For Phils, there's plenty of blame to go around

As bad as Phils hitters have been, the teams's real problem lies with their pitching. Above, Ryan Howard whiffs again.
As bad as Phils hitters have been, the teams's real problem lies with their pitching. Above, Ryan Howard whiffs again. (CHARLES FOX / Staff Photographer)
Posted: June 26, 2013

As the Phillies eased off the gas at the close of the 2011 regular season and coasted toward what was expected to be an extended playoff run, they lost 12 of their final 20 games. No one made very much of it, because there was no reason to, and because the 142 games that preceded the rest-and-refresh finish seemed like a more convincing barometer of what was to come.

The playoff run turned out to be limited to five games against the St. Louis Cardinals, however. What could have been a first-round sweep slipped away as Cliff Lee couldn't protect a four-run lead in the second game and as the offense went cold and quiet in the final 1-0 loss. The image of Ryan Howard, writhing on the ground after tearing an Achilles following the last swing of the year, has become emblematic of the end of more than just that season.

Nothing much has been the same since. Just two years after setting a franchise record with 102 wins, the team is on pace to endure its first losing season since 2002. Starting with that 20-game stretch to close out 2011, just as a handy pivot point for the fortunes of the organization, the Phillies have played to a record of 125-133 entering Monday night in San Diego.

Baseball is not a game that reveals itself in any given nine innings. It takes a sizable clump of games for the truth about a team to emerge. Well, 258 games is a pretty good clump, and the truth that has been revealed is that the Phils are at best a .500 team as they watch the great tide of their championship era ebb toward some distant shore.

With each passing week as the season edges toward the non-waiver trade deadline at the end of July, the Phillies seem more certain they will be sellers. Manager Charlie Manuel, trying to play a bad final hand as well as possible, says he doesn't know how to fix the problems or even if they are fixable.

As always, general manager Ruben Amaro Jr. has been blamed for how the roster was assembled, particularly at third base and in the outfield. It's a popular pastime, but when the Phils won those 102 games, the pieces weren't all that much better when it came to power and production. Raul Ibanez, Hunter Pence, Shane Victorino, and Placido Polanco combined to provide 3.1 home runs and 13.3 runs batted in for every 100 at-bats. Domonic Brown, Delmon Young, John Mayberry Jr., Ben Revere, and Michael Young are giving the Phils 3.2 home runs and 10.5 RBI's for every 100 at-bats. It's not quite as good, but it isn't why the team was four games under .500 starting the road trip.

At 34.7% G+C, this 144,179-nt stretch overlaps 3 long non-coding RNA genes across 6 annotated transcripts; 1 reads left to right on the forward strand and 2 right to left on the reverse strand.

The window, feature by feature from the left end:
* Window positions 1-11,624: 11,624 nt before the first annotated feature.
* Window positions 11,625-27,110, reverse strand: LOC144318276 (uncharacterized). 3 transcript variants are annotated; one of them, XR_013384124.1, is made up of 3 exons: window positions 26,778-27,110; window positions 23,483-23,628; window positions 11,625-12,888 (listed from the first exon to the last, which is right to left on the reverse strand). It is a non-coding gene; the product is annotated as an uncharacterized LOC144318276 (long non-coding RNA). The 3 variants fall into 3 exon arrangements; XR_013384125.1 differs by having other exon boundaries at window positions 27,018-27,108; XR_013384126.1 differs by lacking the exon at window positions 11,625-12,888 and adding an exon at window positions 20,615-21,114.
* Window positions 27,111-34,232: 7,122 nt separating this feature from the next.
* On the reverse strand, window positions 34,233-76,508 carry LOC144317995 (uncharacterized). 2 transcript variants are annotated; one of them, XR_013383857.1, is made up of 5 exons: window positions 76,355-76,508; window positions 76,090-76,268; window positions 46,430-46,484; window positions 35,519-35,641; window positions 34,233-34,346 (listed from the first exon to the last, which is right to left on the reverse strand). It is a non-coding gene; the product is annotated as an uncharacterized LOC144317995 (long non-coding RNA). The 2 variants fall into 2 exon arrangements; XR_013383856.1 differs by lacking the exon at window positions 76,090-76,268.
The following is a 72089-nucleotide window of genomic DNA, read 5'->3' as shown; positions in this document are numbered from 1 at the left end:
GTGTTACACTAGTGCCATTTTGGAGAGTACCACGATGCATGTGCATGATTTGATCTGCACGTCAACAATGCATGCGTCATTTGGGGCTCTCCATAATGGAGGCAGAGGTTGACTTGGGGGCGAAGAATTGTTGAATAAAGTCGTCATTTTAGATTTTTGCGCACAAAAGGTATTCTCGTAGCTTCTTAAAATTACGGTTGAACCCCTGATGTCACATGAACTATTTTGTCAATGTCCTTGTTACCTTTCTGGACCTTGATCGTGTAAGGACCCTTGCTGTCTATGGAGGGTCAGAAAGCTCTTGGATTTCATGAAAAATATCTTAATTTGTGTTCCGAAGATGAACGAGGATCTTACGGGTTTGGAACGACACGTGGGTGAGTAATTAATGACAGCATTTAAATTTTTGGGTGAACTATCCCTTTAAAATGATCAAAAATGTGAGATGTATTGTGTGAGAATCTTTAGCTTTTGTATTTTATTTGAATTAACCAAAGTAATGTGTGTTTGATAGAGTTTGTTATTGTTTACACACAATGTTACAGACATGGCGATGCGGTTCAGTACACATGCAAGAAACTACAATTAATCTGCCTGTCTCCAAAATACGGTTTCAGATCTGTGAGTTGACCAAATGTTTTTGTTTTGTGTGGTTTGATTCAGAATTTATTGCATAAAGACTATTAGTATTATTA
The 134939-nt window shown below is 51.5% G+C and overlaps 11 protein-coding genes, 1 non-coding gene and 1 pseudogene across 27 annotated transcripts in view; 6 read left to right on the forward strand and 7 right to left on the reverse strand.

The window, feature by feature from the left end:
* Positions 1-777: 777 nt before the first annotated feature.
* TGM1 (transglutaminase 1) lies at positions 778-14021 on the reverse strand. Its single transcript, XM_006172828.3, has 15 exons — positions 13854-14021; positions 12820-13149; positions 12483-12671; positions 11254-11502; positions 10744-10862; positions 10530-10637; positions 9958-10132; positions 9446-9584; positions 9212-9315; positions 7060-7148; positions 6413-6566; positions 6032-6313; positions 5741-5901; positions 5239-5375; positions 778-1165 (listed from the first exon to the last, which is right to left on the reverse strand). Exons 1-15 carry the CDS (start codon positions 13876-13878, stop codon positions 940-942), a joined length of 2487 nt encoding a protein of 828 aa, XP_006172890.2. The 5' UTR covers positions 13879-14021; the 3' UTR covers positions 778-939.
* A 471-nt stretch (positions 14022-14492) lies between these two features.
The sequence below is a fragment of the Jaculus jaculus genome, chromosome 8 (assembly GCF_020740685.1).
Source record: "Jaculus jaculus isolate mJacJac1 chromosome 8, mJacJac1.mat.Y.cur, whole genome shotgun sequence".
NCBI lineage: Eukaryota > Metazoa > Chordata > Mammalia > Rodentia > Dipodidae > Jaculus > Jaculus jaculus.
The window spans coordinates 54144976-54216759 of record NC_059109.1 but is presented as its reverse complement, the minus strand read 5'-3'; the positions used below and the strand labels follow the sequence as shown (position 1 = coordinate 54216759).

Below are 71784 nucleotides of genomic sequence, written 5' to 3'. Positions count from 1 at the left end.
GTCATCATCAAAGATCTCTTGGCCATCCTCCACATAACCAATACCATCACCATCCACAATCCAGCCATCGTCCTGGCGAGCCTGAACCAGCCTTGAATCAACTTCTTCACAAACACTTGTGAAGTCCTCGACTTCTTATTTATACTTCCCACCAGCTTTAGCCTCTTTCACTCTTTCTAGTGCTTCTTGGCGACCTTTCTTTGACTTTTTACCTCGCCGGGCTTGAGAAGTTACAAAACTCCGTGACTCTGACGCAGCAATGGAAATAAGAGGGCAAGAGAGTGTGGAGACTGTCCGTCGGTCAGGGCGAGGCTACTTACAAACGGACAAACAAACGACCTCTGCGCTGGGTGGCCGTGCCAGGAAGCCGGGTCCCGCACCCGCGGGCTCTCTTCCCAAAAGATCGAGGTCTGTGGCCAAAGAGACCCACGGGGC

The Big Three of Howard, Chase Utley, and Jimmy Rollins, the infield core around which those other pieces were supposed to fit, is a bigger problem than the complementary players. In 2011, which really wasn't that good a season for the three, Howard, Utley, and Rollins combined for 60 home runs and 223 runs batted in over 1,522 at-bats. This season, if they get the same number of at-bats, their production pace will result in 45 home runs and 193 RBIs. That drop-off is far more significant, but it also doesn't account for the greatest share of the Phillies' woes.

As is almost always the case with baseball, the answer to the biggest question can be found on a small rise slightly more than 60 feet from home plate. This is unfortunate because it is the most difficult aspect of the game to fix.

In 2011, the seven pitchers who took starts for the Phillies (Joe Blanton, Roy Halladay, Cole Hamels, Kyle Kendrick, Cliff Lee, Roy Oswalt, and Vance Worley) pitched to a 2.88 earned run average. That kind of pitching covers up an awful lot of problems.

In 2013, the seven pitchers who have taken starts for the Phillies before Monday night (Lee, Hamels, Kendrick, Halladay, John Lannan, Tyler Cloyd, and Jonathan Pettibone) have pitched to a 4.08 ERA. That kind of pitching reveals an awful lot of problems.

If the current staff of starters had a 2.88 ERA, then the offense wouldn't appear to be struggling as much, the bullpen wouldn't be overexposed, the piece players would seem better suited to their roles, and the aging stars could be accorded one final run at the postseason.

Management is not to blame for everything, because this is a fickle game. But Amaro and the front office did roll the dice on the starters, knowing that it would take good-to-great seasons from Lee, Halladay, and Hamels to offset the continuing offensive slide.

They have batted 1 for 3 on that gamble so far. Halladay's shoulder broke down and Hamels - run support or no run support - has given up 50 earned runs in 100 innings. Without cashing that bet, the team was sentenced to do what it has done, and will continue to do: Steer in circles around the .500 marker.

If Amaro can be indicted for anything, it is first-degree wishful thinking. Without outstanding starting pitching, there was no Plan B. The Phillies might have been good enough if they got that pitching. Regrettably, the opposite has proved true as well.

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